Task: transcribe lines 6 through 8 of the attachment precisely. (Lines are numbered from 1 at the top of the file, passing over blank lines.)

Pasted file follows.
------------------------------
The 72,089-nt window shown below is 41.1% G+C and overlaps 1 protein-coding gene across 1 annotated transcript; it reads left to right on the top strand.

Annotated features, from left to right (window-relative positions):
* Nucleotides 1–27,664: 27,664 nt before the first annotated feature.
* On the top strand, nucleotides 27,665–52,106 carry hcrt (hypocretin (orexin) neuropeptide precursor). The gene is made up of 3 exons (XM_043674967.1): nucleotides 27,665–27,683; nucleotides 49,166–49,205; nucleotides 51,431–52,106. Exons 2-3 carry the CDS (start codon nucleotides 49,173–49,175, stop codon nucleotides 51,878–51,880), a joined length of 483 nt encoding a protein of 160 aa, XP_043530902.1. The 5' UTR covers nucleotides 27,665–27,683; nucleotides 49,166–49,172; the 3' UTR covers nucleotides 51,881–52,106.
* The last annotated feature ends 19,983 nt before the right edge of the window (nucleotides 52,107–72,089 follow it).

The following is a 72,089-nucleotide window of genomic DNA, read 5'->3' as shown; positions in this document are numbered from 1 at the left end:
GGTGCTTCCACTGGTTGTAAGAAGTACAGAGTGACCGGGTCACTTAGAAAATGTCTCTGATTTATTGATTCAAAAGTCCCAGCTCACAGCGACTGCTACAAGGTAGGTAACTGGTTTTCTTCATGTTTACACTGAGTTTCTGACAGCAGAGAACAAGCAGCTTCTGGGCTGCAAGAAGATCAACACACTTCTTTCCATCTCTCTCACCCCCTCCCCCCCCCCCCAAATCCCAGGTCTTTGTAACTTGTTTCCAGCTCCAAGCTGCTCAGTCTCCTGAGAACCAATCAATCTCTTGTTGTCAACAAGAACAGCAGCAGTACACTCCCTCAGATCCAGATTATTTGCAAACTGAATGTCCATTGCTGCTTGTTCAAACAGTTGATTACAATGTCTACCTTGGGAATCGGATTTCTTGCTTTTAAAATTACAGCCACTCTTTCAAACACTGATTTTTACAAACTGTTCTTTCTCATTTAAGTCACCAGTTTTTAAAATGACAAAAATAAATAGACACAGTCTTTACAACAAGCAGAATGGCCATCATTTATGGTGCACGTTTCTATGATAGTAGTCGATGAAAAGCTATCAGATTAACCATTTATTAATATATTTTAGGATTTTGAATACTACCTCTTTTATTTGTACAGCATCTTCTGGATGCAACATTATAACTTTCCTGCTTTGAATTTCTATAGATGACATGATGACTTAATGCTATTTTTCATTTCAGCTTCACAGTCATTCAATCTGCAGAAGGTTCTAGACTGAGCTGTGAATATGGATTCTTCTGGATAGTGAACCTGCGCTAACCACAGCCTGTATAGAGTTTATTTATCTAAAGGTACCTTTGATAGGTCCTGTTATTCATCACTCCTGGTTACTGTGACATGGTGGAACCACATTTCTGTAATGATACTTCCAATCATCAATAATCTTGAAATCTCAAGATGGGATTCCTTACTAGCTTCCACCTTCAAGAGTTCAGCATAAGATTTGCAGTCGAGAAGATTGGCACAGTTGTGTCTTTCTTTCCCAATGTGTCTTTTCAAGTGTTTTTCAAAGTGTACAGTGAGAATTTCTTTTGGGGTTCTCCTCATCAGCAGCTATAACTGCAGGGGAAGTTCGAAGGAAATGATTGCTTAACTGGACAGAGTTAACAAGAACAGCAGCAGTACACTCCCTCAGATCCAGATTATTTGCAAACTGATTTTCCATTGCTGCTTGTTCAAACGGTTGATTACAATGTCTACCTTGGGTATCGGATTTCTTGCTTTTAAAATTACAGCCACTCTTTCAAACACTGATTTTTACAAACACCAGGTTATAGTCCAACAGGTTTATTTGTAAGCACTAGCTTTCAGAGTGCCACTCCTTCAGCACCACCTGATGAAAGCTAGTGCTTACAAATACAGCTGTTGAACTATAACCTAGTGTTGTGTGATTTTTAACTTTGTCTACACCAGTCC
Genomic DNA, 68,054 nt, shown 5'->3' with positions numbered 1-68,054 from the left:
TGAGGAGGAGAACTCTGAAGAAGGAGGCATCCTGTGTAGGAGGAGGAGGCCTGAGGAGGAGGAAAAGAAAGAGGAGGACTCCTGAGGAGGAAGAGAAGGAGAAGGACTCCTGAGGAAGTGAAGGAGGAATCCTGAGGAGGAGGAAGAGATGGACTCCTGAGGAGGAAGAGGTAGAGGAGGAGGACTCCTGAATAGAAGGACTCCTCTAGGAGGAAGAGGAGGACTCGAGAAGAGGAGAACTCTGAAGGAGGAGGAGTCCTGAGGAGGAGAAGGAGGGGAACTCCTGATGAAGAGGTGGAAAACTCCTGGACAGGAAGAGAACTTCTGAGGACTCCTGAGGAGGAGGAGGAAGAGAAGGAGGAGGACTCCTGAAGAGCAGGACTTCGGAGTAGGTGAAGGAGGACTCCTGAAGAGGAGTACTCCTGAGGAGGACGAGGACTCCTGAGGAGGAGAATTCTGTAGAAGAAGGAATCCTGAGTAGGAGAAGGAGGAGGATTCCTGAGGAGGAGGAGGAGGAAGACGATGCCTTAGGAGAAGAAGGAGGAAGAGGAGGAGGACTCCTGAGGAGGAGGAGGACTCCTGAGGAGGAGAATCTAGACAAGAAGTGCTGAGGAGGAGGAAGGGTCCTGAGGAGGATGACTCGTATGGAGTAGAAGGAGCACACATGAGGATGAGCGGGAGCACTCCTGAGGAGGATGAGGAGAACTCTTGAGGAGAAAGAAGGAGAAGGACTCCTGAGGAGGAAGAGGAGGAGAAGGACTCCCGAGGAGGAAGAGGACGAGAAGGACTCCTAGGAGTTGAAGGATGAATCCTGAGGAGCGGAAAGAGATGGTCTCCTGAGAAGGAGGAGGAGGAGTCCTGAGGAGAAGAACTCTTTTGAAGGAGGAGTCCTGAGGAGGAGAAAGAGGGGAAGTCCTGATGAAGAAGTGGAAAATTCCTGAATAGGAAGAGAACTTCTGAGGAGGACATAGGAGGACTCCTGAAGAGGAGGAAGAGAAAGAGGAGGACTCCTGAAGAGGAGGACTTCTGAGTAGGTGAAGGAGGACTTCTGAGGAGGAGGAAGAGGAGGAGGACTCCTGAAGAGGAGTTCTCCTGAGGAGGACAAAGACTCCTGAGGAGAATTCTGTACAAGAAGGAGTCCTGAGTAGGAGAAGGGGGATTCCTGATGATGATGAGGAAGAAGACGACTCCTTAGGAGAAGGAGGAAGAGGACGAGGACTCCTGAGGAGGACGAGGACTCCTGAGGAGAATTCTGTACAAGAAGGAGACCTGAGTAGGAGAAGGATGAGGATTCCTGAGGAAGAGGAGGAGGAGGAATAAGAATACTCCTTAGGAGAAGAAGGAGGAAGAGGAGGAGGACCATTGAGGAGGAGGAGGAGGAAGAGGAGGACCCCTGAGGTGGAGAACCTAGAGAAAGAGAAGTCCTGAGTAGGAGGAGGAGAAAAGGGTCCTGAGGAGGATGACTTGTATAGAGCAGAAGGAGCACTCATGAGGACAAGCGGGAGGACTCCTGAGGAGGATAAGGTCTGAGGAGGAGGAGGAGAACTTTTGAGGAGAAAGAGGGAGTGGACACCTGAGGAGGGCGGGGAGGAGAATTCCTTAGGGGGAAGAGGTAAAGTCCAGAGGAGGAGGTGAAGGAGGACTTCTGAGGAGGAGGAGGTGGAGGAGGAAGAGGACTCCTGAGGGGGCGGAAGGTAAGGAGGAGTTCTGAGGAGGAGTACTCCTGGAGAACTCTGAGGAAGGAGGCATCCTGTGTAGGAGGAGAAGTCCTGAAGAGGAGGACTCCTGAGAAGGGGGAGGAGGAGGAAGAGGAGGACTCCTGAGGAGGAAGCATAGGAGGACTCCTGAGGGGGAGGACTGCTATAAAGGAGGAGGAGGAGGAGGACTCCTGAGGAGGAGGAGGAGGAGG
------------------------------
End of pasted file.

The following is a 72,089-nucleotide window of genomic DNA, read 5'->3' as shown; positions in this document are numbered from 1 at the left end:
GGTGCTTCCACTGGTTGTAAGAAGTACAGAGTGACCGGGTCACTTAGAAAATGTCTCTGATTTATTGATTCAAAAGTCCCAGCTCACAGCGACTGCTACAAGGTAGGTAACTGGTTTTCTTCATGTTTACACTGAGTTTCTGACAGCAGAGAACAAGCAGCTTCTGGGCTGCAAGAAGATCAACACACTTCTTTCCATCTCTCTCACCCCCTCCCCCCCCCCCCAAATCCCAGGTCTTTGTAACTTGTTTCCAGCTCCAAGCTGCTCAGTCTCCTGAGAACCAATCAATCTCTTGTTGTCAACAAGAACAGCAGCAGTACACTCCCTCAGATCCAGATTATTTGCAAACTGAATGTCCATTGCTGCTTGTTCAAACAGTTGATTACAATGTCTACCTTGGGAATCGGATTTCTTGCTTTTAAAATTACAGCCACTCTTTCAAACACTGATTTTTACAAACTGTTCTTTCTCATTTAAGTCACCAGTTTTTAAAATGACAAAAATAAATAGACACAGTCTTTACAACAAGCAGAATGGCCATCATTTATGGTGCACGTTTCTATGATAGTAGTCGATGAAAAGCTATCAGATTAACCATTTATTAATATATTTTAGGATTTTGAATACTACCTCTTTTATTTGTACAGCATCTTCTGGATGCAACATTATAACTTTCCTGCTTTGAATTTCTATAGATGACATGATGACTTAATGCTATTTTTCATTTCAGCTTCACAGTCATTCAATCTGCAGAAGGTTCTAGACTGAGCTGTGAATATGGATTCTTCTGGATAGTGAACCTGCGCTAACCACAGCCTGTATAGAGTTTATTTATCTAAAGGTACCTTTGATAGGTCCTGTTATTCATCACTCCTGGTTACTGTGACATGGTGGAACCACATTTCTGTAATGATACTTCCAATCATCAATAATCTTGAAATCTCAAGATGGGATTCCTTACTAGCTTCCACCTTCAAGAGTTCAGCATAAGATTTGCAGTCGAGAAGATTGGCACAGTTGTGTCTTTCTTTCCCAATGTGTCTTTTCAAGTGTTTTTCAAAGTGTACAGTGAGAATTTCTTTTGGGGTTCTCCTCATCAGCAGCTATAACTGCAGGGGAAGTTCGAAGGAAATGATTGCTTAACTGGACAGAGTTAACAAGAACAGCAGCAGTACACTCCCTCAGATCCAGATTATTTGCAAACTGATTTTCCATTGCTGCTTGTTCAAACGGTTGATTACAATGTCTACCTTGGGTATCGGATTTCTTGCTTTTAAAATTACAGCCACTCTTTCAAACACTGATTTTTACAAACACCAGGTTATAGTCCAACAGGTTTATTTGTAAGCACTAGCTTTCAGAGTGCCACTCCTTCAGCACCACCTGATGAAAGCTAGTGCTTACAAATACAGCTGTTGAACTATAACCTAGTGTTGTGTGATTTTTAACTTTGTCTACACCAGTCC
Genomic DNA, 68,054 nt, shown 5'->3' with positions numbered 1-68,054 from the left: